Improving fruit size and quality
Here is a guide to what you can do to improve fruit size and quality
There is nothing more satisfying than picking and eating your own home grown fruit straight from the tree. It’s tempting to allow a heavy crop. This can result in smaller fruit and a risk of having little or no fruit at all every other year. It is common to see a number of small fruits on the floor at this time of year. This is mainly because your fruit trees have their own way of dealing with excessive fruit by producing a hormone that results in self thinning. This is normal in apples, plums, pears, peaches and cherries and is known as the ‘June drop‘.As a result remaining fruit gets more light and has space to grow. It also prevents excessive weight on the branches, which might cause them to break. Wait until the natural June drop has occurred before deciding whether to perform any additional deliberate thinning.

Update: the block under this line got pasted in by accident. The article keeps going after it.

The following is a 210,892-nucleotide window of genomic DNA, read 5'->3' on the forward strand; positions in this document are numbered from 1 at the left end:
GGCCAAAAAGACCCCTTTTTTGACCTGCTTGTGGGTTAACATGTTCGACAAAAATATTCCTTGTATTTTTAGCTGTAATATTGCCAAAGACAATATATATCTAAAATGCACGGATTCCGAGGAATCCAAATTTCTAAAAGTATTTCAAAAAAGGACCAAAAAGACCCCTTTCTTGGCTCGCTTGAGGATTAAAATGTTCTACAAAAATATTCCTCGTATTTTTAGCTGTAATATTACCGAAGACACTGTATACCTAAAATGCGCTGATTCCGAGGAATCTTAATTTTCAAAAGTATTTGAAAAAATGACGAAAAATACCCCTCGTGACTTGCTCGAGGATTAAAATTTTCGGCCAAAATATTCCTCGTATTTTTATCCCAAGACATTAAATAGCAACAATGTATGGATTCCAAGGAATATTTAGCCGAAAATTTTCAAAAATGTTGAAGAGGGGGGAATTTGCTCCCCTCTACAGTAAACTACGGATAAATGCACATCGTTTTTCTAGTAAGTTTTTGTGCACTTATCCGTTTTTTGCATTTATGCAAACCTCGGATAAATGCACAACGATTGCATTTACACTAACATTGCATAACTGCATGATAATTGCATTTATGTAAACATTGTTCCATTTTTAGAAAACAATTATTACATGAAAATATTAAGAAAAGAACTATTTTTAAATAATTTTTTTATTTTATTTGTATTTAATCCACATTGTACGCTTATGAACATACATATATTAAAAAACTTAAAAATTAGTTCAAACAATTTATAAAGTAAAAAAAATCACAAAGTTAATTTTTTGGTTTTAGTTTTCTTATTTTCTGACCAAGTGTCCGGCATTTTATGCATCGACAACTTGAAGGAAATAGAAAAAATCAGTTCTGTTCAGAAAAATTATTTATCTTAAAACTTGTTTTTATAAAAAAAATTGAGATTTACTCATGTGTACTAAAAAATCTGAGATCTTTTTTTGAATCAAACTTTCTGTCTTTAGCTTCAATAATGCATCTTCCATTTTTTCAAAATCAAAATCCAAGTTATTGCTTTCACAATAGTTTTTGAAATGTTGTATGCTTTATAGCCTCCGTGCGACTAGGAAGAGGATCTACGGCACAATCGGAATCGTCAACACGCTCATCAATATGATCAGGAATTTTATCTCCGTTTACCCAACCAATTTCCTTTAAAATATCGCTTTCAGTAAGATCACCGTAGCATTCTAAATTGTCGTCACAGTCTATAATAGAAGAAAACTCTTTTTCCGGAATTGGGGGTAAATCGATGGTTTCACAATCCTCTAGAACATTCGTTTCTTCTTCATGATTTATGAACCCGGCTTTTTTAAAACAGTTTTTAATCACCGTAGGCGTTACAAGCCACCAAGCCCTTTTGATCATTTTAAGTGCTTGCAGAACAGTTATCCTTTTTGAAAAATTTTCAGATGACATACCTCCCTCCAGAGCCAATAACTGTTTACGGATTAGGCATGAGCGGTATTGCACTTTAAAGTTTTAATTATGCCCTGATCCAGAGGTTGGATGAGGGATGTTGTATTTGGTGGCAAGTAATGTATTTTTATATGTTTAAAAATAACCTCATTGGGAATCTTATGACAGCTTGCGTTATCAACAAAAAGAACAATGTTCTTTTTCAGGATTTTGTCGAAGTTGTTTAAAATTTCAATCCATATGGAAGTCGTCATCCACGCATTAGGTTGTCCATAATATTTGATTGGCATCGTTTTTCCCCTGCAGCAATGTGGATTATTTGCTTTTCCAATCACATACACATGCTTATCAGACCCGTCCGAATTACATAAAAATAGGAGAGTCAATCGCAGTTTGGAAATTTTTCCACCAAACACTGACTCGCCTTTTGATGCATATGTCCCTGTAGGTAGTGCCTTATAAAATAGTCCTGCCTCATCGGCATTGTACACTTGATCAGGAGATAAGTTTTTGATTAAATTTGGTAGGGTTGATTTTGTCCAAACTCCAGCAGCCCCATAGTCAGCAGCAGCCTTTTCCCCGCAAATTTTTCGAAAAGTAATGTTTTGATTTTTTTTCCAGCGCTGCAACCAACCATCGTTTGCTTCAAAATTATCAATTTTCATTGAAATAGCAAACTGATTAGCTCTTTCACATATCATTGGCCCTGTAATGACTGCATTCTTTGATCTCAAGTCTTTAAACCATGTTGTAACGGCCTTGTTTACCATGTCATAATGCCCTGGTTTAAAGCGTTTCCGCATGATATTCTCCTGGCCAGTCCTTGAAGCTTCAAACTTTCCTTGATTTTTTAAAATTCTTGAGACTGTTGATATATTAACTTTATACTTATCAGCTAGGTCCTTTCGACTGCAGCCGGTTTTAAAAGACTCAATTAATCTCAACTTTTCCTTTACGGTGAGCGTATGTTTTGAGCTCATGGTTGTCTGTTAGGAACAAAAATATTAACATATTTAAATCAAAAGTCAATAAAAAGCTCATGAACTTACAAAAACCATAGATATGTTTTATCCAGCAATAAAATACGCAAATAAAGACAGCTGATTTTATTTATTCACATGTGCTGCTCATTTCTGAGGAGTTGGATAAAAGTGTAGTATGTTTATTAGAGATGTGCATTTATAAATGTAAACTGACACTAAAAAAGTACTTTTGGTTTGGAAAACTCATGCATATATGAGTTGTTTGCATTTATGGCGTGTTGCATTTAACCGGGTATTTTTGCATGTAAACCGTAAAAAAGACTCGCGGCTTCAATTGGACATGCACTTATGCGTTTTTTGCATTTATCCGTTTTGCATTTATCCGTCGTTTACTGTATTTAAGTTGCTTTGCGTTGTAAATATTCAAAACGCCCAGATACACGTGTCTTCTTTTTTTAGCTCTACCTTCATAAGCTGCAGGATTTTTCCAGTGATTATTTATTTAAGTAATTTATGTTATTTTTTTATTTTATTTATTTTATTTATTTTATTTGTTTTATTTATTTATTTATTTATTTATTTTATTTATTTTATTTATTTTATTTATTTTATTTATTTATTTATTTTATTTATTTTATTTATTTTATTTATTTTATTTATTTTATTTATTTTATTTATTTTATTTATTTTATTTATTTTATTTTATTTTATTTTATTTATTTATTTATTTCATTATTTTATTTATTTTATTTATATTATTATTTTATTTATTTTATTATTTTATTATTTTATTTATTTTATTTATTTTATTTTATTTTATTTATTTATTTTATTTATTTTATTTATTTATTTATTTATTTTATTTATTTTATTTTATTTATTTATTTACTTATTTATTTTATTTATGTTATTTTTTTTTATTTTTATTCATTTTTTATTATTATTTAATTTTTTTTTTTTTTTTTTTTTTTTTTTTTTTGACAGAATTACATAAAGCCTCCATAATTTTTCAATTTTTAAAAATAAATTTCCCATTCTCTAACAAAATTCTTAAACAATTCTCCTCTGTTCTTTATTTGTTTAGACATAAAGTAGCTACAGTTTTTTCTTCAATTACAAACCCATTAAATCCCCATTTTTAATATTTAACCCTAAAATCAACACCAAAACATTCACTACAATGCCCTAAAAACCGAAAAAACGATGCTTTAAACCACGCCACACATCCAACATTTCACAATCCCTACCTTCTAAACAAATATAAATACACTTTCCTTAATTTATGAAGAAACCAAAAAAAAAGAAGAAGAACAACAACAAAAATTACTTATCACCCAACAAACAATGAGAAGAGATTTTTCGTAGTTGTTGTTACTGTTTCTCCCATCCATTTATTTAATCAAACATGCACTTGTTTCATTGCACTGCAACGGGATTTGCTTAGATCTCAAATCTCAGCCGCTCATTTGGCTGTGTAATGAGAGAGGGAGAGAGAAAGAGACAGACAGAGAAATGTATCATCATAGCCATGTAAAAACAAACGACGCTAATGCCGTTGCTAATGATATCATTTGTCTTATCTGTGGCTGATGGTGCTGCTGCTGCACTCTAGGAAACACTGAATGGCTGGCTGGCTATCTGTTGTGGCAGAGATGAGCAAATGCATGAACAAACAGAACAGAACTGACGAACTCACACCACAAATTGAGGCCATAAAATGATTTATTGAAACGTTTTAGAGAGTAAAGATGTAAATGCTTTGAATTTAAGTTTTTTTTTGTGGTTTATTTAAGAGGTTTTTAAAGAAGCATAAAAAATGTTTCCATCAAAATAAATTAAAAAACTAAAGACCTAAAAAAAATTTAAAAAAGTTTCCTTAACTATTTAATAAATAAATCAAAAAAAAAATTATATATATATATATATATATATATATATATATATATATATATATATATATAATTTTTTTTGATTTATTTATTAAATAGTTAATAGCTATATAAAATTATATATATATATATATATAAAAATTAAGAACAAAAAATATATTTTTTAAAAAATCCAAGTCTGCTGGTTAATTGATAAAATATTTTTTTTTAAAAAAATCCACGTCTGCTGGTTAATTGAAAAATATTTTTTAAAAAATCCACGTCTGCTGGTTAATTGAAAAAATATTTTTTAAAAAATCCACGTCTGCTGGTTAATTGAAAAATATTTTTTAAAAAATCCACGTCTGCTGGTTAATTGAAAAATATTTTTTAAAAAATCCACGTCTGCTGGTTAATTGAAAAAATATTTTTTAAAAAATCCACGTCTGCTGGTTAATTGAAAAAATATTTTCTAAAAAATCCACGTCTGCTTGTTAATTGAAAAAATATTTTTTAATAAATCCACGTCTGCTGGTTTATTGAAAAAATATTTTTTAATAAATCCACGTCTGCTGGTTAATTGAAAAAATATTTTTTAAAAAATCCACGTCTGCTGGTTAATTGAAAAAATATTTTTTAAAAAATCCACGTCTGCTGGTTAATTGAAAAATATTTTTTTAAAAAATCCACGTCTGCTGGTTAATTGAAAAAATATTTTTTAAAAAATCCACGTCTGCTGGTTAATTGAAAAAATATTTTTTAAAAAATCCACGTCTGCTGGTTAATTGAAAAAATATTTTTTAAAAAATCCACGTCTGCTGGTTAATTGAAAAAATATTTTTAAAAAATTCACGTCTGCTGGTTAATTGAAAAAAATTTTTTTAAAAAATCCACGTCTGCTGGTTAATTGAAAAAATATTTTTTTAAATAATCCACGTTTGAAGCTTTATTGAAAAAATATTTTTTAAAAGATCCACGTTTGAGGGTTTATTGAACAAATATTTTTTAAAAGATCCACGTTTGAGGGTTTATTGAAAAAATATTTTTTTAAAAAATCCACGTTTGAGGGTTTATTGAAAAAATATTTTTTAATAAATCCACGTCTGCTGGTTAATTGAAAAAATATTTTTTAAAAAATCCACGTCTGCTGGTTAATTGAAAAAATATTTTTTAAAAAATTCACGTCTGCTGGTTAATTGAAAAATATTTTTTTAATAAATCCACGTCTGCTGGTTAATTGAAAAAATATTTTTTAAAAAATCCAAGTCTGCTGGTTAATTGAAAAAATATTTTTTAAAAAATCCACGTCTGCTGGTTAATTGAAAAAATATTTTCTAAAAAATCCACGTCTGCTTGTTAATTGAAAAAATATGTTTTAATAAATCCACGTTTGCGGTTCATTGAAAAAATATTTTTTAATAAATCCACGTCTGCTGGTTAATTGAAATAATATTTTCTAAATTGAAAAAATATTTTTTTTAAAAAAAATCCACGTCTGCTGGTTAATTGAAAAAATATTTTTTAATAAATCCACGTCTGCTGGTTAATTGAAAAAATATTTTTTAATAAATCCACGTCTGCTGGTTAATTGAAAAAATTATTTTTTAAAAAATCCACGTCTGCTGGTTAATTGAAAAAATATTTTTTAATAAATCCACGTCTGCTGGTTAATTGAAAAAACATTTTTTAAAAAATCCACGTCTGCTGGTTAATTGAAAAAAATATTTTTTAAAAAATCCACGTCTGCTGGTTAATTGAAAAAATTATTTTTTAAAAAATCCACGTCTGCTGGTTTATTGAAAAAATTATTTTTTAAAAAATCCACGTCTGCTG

When you do, start by removing what is known as the king fruit. This is found at the centre of the cluster and is recognizable by a characteristic misshape, the fruit developing with a thickening to one side of the stalk. After removing this (where possible) aim to thin to a maximum of four fruits in a cluster of Cox for example, perhaps leaving only three for larger fruiting varieties such as Bramley. At this time of year (aim to do this before mid July) fruits are easily dislodged with a flicking motion. Do not agonise over selection, just look to create space. Where stubborn fruits occur just leave these, choosing weaker neighbours in each cluster instead. Apart from improving size and shape in this year’s crop, you should also find the act of thinning contributes to regular cropping year on year. Leaving fruits on the tree in the hope of a heavy crop this year could result in much lighter crop the following year (or even no fruit development at all).